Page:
News & Articles
What would a Hard Brexit mean for UK Investors?
When it comes to Brexit, nobody knows exactly what is going to happen which means that we need to use our best judgement and shut out the noise in order to make a rational economic analysis.
This will allow us to best advise our clients on how to deal with their investment portfolio against the potential post-Brexit landscape.
Deal or No Deal
If we cannot reach a separation agreement by 29 March 2019, then the UK faces a No Deal/Hard Brexit in the first stage. The likelihood is that this would have an immediate and explicit adverse impact on trading procedures with the introduction of additional regulatory and procedural directives.
While this trade disorder is likely to calm down after the initial impact recedes, it will affect consumer confidence and the strength of the pound with a predicted 10% drop in comparison to the US dollar. It would also increase the trade deficit and disrupt overall investments in the long-term.
Taking the form of a recession, it is likely that the UK would have a long recovery with a predicted drop in GDP along with a rise in unemployment and drop in house prices as is typical during times of recession.
Credit ratings agency Standard and Poor’s have predicted that a no-deal Brexit would shrink the UK economy by 1.2% by 2019 and a further 1.5% in 2020 with much of the economic loss being permanent. The UK has already had a long road to recovery since the 2008-9 recession, and a no-deal Brexit would be a major blow to progress.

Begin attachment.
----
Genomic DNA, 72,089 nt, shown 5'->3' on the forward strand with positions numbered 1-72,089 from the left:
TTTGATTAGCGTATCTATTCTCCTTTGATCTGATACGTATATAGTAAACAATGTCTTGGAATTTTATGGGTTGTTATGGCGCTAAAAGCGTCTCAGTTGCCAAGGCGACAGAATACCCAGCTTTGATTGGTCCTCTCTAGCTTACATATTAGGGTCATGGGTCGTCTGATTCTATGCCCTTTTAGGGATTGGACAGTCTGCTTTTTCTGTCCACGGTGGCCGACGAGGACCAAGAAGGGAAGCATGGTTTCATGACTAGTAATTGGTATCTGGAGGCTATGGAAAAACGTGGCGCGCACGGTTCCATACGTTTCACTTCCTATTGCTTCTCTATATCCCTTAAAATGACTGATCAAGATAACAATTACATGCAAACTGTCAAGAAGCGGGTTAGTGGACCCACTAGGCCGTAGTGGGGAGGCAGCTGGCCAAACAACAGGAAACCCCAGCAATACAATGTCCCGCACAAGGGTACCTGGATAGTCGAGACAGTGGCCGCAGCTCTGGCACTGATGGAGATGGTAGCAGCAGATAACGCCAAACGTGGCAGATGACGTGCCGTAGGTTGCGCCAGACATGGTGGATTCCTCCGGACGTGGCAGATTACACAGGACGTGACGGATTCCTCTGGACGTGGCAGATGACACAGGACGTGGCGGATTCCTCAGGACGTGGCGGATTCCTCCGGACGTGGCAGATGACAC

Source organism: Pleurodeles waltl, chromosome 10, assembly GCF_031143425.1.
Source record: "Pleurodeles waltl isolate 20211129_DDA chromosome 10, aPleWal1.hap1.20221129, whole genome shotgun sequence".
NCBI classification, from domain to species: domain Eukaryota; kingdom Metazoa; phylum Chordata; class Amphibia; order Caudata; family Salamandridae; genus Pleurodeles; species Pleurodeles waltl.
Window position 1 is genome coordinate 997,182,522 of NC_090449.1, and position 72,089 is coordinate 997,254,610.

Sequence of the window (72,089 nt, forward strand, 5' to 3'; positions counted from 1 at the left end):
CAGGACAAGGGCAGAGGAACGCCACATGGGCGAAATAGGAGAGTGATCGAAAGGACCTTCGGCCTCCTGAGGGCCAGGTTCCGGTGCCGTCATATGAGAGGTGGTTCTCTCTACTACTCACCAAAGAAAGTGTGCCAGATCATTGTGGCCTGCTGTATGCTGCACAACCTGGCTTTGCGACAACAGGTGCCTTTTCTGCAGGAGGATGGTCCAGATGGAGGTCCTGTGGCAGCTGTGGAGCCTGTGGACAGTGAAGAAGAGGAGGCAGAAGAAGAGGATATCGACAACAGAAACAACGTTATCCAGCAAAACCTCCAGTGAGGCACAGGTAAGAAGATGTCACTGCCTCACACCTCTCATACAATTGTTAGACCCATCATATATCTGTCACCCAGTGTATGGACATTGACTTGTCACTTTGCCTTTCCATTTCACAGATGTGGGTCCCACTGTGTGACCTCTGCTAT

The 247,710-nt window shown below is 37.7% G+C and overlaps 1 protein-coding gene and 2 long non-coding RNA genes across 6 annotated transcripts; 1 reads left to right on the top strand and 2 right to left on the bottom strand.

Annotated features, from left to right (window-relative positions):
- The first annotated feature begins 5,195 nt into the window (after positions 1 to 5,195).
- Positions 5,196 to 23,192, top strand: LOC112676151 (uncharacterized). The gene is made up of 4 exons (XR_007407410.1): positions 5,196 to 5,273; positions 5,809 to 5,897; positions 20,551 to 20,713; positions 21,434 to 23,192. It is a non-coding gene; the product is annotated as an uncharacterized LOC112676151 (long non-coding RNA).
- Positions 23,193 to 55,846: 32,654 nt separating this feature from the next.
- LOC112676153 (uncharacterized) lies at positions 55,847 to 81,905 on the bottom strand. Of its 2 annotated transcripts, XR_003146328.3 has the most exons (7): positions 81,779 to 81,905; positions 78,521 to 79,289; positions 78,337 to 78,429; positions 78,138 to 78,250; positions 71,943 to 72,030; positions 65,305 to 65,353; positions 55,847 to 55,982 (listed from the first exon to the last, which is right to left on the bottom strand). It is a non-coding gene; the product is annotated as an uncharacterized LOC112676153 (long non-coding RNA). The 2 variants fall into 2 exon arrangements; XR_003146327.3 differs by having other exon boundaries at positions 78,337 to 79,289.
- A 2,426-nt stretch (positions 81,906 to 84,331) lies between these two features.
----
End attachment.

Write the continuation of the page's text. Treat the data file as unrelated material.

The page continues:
At last week’s Budget, Finance Minister Philip Hammond emphasised the importance of getting a deal as businesses of all sizes face growing pressure in the face of uncertainty. Indeed, both customers and non-UK business will be far less willing to spend and invest into the UK while the landscape remains so unpredictable as there is the tendency to expect the worst.
Hammond discussed the money he is holding back as a reserve and the fact that if we are faced with a Hard Brexit, this may necessitate an emergency budget, significant tax cuts and a “Singapore-style economic model”.
Relations between the UK and Europe
The good news is that the likelihood of a No Deal Brexit and this intense level of economic damage remain slim as it would not be in the interest of the UK or the EU to have a conflict. A poll by Reuters showed that economists believe there is just a median one-in-four chance that Britain leaves the EU in March with no deal.
General consensus is that the most likely eventual outcome is the two sides reaching a free trade agreement. This outcome would avoid a huge surge in consumer prices if such an agreement were not reached due to the UK’s high volume of imported goods. It is also exactly the same prediction made two years ago when Reuters conducted the first poll on the Brexit outcome, which is reassuring in its consistency and expert source.
However unlikely a hard Brexit might be, we still need to consider all eventualities. One question we must consider is if and how relations between the UK and the rest of the world might be affected.